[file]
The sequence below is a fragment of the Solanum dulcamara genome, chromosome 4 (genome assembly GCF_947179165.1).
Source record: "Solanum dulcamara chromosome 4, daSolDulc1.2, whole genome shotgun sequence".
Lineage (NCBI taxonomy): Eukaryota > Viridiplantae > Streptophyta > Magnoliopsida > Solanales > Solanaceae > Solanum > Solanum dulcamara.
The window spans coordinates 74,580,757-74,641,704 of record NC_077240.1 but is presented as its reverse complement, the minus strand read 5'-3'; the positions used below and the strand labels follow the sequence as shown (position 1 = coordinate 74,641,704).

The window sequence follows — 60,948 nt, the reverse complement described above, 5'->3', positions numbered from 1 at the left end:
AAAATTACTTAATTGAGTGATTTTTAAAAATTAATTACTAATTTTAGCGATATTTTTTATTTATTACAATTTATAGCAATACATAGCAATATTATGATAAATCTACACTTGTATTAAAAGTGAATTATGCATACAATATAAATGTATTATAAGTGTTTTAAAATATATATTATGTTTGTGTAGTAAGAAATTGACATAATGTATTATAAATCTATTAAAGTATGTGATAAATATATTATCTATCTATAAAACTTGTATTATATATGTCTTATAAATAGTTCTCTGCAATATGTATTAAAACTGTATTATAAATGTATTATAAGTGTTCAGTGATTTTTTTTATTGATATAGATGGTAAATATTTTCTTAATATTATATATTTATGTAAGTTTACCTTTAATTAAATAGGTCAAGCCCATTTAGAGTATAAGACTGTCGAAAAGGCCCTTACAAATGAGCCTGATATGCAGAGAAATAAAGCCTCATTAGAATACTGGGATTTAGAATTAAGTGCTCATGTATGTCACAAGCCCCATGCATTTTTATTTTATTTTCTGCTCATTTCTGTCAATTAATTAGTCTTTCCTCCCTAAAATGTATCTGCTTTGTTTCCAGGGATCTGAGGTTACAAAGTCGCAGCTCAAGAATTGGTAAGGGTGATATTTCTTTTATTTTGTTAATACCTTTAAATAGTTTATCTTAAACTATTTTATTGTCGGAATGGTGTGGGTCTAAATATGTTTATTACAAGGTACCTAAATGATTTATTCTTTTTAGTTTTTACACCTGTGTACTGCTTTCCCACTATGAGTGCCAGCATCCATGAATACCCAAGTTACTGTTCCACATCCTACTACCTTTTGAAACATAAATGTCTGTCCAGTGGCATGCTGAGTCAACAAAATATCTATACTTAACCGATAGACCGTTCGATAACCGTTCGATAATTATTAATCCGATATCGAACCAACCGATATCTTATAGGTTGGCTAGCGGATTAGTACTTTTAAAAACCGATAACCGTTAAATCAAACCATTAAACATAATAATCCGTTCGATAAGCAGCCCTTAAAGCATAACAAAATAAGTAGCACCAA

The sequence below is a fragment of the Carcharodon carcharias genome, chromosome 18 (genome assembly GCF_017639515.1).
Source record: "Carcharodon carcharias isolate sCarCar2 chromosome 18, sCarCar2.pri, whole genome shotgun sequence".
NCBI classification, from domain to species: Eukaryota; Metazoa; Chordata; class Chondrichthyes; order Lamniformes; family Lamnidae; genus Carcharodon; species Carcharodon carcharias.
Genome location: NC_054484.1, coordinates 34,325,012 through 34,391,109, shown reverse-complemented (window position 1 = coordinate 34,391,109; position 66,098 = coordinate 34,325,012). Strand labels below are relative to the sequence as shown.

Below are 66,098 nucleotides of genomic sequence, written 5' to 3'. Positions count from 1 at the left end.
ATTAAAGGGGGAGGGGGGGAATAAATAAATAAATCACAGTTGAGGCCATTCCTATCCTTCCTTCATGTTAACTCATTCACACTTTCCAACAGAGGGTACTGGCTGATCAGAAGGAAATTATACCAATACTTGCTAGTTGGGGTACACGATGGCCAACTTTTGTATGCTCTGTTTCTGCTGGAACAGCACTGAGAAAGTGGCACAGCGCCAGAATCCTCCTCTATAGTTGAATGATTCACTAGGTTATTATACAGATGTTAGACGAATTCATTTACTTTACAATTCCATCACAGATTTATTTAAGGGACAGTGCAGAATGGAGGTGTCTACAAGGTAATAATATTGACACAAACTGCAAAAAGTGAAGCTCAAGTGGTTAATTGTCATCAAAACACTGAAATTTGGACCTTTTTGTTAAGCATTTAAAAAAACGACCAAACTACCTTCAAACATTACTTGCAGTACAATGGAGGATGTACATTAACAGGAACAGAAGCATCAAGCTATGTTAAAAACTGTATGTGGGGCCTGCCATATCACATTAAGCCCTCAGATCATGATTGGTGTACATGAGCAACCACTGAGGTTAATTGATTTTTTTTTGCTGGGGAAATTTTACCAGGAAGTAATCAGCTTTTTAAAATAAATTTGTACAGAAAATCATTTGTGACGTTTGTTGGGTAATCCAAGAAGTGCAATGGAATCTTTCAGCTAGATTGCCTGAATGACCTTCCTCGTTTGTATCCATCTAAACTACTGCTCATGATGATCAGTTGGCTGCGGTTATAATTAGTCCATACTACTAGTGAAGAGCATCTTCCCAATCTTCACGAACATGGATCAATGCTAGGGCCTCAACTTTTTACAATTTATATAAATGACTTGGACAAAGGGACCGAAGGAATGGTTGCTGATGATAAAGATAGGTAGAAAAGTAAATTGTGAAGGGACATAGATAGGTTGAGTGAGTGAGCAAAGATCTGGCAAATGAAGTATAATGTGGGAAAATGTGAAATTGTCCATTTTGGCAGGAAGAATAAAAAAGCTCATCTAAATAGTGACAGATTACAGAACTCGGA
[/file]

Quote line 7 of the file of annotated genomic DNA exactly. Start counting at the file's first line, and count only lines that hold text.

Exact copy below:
The sequence below is a fragment of the Carcharodon carcharias genome, chromosome 18 (genome assembly GCF_017639515.1).